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Reading More than we Write: NINES in the DH Classroom

What images does the term "digital humanist" bring to mind? Probably a scholar of the humanities who is engaged in coding, programming, or critiquing digital cultures or artifacts. As Digital Humanities Now reported in 2012, a DH'ist is a coder. In the undergraduate classroom, students produce portfolios of code. With a few exceptions, HASTAC blog posts on digital pedagogy assume that digital humanists create; that to teach digital humanism is to foster the production of new digital content. 

All this is laudable, but it provokes difficult questions. Who is to read all this new material--all the PoetryGenius annotations, class blogs, SCALAR books, and OMEKA exhibits? How can we encourage students to seek out such resources, to read them critically, and to iterate those critical readings to create better original material? Browsing the blogs of students I don't know, at faraway universities, I think of the scene from Quills in which the Abbe Coulmier expresses frustration with the Marquis de Sade's determination to "write more than he reads," which the Abbe finds "the sure mark of an amateur." As a collective, does the DH community code more than we read? 

There are two ways we can satisfy the Abbe's qualms. Firstly, we can incorporate digital composition into the process of reading and thinking critically about texts. This is what Amanda Starling Gould does in her Szotero project unit.

We can also teach students to explore and evaluate existing digital resources. This pedagogical objective not only will expose students to potentially useful resources that they would not find on their own, but tests the usefulness, navigability, and even the aesthetic appeal of evolving resources.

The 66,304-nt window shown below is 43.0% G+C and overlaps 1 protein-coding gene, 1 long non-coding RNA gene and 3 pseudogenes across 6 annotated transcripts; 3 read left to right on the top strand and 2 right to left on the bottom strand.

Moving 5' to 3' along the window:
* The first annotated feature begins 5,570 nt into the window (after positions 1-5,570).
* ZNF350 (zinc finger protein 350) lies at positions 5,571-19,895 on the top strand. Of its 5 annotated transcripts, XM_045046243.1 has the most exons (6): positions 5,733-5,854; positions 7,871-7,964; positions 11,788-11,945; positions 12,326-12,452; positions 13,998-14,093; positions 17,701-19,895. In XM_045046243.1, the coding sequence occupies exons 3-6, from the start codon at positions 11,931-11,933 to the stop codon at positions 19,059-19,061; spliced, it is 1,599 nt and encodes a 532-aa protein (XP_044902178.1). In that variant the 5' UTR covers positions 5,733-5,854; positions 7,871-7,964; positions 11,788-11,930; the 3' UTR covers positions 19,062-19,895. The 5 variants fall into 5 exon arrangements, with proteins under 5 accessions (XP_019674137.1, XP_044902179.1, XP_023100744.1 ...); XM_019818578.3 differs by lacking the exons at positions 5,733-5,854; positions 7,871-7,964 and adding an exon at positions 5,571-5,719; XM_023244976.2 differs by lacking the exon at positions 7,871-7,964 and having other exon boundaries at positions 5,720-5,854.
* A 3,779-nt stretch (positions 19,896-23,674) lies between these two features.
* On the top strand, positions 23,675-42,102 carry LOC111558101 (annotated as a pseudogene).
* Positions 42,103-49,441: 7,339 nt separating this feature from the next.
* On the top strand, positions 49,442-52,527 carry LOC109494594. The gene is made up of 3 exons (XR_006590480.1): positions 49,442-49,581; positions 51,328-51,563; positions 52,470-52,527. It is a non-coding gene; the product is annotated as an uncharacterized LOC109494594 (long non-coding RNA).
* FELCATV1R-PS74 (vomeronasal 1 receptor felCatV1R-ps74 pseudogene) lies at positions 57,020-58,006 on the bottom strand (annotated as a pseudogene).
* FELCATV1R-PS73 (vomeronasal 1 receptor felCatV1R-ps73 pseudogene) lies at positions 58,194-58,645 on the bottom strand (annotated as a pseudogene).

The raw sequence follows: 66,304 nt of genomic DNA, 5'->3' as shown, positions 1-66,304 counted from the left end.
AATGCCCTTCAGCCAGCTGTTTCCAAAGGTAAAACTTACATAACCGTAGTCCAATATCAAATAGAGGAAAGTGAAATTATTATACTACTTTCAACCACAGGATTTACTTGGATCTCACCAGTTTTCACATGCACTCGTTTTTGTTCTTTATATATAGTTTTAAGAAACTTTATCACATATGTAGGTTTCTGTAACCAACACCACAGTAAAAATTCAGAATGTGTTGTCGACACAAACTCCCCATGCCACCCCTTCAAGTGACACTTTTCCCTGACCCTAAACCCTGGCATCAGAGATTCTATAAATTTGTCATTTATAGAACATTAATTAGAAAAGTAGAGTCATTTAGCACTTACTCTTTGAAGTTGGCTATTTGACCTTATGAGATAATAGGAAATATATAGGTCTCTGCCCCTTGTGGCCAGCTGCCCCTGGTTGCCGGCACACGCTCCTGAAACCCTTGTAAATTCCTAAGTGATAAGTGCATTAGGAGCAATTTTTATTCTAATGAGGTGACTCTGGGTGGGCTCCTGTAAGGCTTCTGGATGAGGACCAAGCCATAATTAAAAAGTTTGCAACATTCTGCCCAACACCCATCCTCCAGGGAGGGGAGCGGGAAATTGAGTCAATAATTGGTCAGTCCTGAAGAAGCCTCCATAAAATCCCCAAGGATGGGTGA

To those ends, this term, my 300-level course on The Victorian Era in Literature will include a digital edition review assignment. Students will be divided into groups of four, and each group will be assigned one of the peer-reviewed digital archives at Nineteenth-Century Scholarship Online (NINES).

These include some exciting, essential collections:

The University of Iowa's Leigh Hunt Online - Keats and Percy Bysshe Shelley's radical editor, who later supported the Italian revolutionary Mazzini and inspired Dickens' Harold Skimpole.

Price One Penny - a database of records concerning serialized Victorian "penny bloods," such as Varney the Vampire and The String of Pearls, or the Demon Barber of Fleet Street, with a TEI edition of the generically indicative The Grand Inquisitor.

The Rossetti Archive - a hypermedia collection of the writing and art of Dante Gabriel Rossetti, "the most important and original artistic force in the second half of the nineteenth century in Britain."

Nineteenth Century Disability

The Old Bailey Online - surviving records of criminal trials in this notorious London courtroom, from the eighteenth century to 1913.

(c) The Rossetti Archive

Each group will introduce and evaluate their edition in a 5-minute webcast, created using Camtasia. Every few class sessions will begiin with one such webcast. By the end of the term, we will have our own serial guide to NINES to share with the world. 

And the students will have been reading more than they compose, and, theoretically, guiding the reading of their peers and successors. 

In his cell in the labyrinthine Asylum at Charenton, the Abbe will be pleased. And wanting an internet connection.

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